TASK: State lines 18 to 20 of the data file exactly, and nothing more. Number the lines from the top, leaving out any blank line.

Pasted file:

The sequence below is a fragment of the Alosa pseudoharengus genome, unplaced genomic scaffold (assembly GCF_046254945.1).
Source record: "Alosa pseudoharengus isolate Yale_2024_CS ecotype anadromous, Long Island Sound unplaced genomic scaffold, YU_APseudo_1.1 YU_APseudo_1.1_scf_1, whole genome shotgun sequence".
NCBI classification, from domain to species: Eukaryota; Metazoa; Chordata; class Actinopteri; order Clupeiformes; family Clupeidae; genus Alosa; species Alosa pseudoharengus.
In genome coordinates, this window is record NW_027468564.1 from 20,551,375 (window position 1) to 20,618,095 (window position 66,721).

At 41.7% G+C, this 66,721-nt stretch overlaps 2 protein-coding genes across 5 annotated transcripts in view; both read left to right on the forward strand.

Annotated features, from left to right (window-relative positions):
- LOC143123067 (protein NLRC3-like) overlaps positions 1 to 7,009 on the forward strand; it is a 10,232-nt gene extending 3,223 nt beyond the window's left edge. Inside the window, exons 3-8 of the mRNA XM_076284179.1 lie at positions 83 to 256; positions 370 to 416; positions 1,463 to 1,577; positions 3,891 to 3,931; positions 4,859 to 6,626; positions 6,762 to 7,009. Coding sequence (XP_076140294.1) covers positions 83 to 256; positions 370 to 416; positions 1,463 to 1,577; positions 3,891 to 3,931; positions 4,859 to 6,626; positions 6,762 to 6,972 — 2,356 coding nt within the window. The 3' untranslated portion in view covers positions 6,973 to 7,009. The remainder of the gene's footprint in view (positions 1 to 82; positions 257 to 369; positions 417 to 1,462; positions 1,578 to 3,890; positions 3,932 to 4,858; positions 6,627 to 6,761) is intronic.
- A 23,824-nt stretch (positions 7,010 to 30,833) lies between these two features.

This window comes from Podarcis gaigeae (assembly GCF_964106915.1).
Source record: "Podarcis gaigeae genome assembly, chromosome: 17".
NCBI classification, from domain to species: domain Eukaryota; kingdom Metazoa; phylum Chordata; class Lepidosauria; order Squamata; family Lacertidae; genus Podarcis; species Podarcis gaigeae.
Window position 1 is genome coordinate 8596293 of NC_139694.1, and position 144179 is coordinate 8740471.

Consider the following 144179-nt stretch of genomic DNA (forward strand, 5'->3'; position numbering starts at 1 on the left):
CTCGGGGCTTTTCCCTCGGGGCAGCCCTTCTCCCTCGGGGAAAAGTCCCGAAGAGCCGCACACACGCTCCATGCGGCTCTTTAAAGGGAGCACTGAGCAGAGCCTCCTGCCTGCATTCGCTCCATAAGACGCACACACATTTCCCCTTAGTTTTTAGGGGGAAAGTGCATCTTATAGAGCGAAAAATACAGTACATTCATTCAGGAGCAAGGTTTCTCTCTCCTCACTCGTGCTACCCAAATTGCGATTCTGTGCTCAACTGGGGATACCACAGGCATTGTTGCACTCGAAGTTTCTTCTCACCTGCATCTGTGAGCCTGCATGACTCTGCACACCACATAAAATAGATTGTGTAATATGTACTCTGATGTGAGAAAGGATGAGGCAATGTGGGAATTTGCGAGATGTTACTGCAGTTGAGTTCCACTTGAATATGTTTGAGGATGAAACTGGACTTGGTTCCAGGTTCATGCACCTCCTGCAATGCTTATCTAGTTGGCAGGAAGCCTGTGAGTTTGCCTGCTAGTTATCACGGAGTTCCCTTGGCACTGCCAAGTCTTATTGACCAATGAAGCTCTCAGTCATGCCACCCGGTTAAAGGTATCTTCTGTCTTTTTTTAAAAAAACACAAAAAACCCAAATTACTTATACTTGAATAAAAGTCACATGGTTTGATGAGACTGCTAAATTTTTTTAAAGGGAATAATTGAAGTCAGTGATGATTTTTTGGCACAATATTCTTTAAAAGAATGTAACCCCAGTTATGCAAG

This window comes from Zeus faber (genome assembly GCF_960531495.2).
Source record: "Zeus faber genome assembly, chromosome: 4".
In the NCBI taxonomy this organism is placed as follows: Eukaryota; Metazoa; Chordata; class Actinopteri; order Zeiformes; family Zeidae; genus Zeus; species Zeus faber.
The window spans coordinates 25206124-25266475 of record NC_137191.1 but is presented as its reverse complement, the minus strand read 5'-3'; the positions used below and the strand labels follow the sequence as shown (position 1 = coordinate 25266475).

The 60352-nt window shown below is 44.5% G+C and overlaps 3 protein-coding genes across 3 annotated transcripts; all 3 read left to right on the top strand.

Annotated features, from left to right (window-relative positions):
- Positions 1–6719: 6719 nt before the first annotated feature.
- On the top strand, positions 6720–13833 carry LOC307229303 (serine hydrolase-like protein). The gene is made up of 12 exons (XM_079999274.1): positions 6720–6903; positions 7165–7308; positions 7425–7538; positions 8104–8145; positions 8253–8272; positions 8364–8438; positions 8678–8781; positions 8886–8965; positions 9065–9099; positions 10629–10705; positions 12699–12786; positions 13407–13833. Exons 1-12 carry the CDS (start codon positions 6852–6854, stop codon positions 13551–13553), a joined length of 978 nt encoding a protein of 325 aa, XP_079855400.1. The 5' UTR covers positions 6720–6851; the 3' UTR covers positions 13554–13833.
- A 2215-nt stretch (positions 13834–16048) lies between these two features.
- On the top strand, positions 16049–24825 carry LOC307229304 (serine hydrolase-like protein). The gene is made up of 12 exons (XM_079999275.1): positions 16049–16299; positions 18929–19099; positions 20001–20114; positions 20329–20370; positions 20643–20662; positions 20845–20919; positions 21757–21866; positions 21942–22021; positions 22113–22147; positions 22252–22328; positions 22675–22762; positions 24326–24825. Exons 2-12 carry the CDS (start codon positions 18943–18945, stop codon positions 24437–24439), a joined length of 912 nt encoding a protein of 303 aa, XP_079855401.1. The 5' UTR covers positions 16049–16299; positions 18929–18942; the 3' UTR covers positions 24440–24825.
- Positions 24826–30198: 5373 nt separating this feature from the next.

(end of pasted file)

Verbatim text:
The window spans coordinates 25206124-25266475 of record NC_137191.1 but is presented as its reverse complement, the minus strand read 5'-3'; the positions used below and the strand labels follow the sequence as shown (position 1 = coordinate 25266475).

The 60352-nt window shown below is 44.5% G+C and overlaps 3 protein-coding genes across 3 annotated transcripts; all 3 read left to right on the top strand.

Annotated features, from left to right (window-relative positions):